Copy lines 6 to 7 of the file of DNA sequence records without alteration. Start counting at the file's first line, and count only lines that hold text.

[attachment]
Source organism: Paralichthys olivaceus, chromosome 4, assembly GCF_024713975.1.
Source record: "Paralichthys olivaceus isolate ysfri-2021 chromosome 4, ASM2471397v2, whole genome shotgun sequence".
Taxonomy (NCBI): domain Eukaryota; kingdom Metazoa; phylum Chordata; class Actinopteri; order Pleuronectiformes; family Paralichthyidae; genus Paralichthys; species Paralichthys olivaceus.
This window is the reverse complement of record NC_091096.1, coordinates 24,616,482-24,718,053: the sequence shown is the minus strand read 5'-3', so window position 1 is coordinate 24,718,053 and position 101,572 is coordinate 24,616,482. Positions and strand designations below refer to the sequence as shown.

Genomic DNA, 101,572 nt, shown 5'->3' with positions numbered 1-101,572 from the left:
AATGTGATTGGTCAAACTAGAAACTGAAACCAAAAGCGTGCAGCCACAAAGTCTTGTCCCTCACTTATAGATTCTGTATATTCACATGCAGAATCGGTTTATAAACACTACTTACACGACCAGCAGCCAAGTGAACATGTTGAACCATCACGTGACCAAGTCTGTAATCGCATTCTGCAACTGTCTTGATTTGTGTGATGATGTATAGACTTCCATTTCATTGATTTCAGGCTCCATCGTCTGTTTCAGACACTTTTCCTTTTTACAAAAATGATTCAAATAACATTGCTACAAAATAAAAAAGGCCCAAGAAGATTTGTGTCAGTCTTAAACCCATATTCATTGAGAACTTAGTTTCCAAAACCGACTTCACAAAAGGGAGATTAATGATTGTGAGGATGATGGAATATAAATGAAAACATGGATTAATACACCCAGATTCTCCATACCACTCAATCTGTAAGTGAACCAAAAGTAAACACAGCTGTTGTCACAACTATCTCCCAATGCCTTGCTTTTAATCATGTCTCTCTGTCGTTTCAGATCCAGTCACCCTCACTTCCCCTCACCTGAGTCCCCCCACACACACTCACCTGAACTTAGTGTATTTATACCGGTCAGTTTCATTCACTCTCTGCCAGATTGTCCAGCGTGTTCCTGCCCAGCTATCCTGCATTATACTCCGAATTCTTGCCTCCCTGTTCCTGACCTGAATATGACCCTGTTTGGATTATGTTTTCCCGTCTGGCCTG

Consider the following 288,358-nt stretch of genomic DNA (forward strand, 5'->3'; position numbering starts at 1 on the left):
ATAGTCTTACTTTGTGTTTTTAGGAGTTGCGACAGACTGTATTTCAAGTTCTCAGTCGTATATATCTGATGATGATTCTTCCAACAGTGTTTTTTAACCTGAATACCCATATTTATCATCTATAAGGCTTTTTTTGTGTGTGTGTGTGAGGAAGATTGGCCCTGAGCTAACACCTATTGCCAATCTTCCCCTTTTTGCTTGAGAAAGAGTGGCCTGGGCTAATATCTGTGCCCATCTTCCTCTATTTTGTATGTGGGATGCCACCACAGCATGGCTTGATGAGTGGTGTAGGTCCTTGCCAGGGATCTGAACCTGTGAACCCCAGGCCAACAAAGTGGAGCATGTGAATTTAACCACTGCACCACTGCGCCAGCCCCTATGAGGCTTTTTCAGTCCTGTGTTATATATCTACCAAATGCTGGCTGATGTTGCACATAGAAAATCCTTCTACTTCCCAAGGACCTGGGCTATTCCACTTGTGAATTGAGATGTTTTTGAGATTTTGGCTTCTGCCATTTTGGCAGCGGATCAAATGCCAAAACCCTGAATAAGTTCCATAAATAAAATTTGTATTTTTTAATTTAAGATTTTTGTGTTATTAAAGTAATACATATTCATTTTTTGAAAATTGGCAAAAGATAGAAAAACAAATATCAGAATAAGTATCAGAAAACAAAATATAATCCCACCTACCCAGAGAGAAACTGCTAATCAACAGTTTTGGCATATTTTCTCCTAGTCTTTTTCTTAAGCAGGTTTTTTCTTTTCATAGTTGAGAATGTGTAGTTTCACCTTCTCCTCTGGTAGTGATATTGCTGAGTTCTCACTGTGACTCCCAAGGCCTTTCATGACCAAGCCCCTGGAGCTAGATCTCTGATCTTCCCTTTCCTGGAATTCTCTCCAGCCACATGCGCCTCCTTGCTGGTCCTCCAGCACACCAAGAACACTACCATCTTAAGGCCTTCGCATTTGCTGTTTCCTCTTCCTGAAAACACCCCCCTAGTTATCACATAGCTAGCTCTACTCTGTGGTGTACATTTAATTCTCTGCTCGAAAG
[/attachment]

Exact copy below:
AATGTGATTGGTCAAACTAGAAACTGAAACCAAAAGCGTGCAGCCACAAAGTCTTGTCCCTCACTTATAGATTCTGTATATTCACATGCAGAATCGGTTTATAAACACTACTTACACGACCAGCAGCCAAGTGAACATGTTGAACCATCACGTGACCAAGTCTGTAATCGCATTCTGCAACTGTCTTGATTTGTGTGATGATGTATAGACTTCCATTTCATTGATTTCAGGCTCCATCGTCTGTTTCAGACACTTTTCCTTTTTACAAAAATGATTCAAATAACATTGCTACAAAATAAAAAAGGCCCAAGAAGATTTGTGTCAGTCTTAAACCCATATTCATTGAGAACTTAGTTTCCAAAACCGACTTCACAAAAGGGAGATTAATGATTGTGAGGATGATGGAATATAAATGAAAACATGGATTAATACACCCAGATTCTCCATACCACTCAATCTGTAAGTGAACCAAAAGTAAACACAGCTGTTGTCACAACTATCTCCCAATGCCTTGCTTTTAATCATGTCTCTCTGTCGTTTCAGATCCAGTCACCCTCACTTCCCCTCACCTGAGTCCCCCCACACACACTCACCTGAACTTAGTGTATTTATACCGGTCAGTTTCATTCACTCTCTGCCAGATTGTCCAGCGTGTTCCTGCCCAGCTATCCTGCATTATACTCCGAATTCTTGCCTCCCTGTTCCTGACCTGAATATGACCCTGTTTGGATTATGTTTTCCCGTCTGGCCTG

Consider the following 288,358-nt stretch of genomic DNA (forward strand, 5'->3'; position numbering starts at 1 on the left):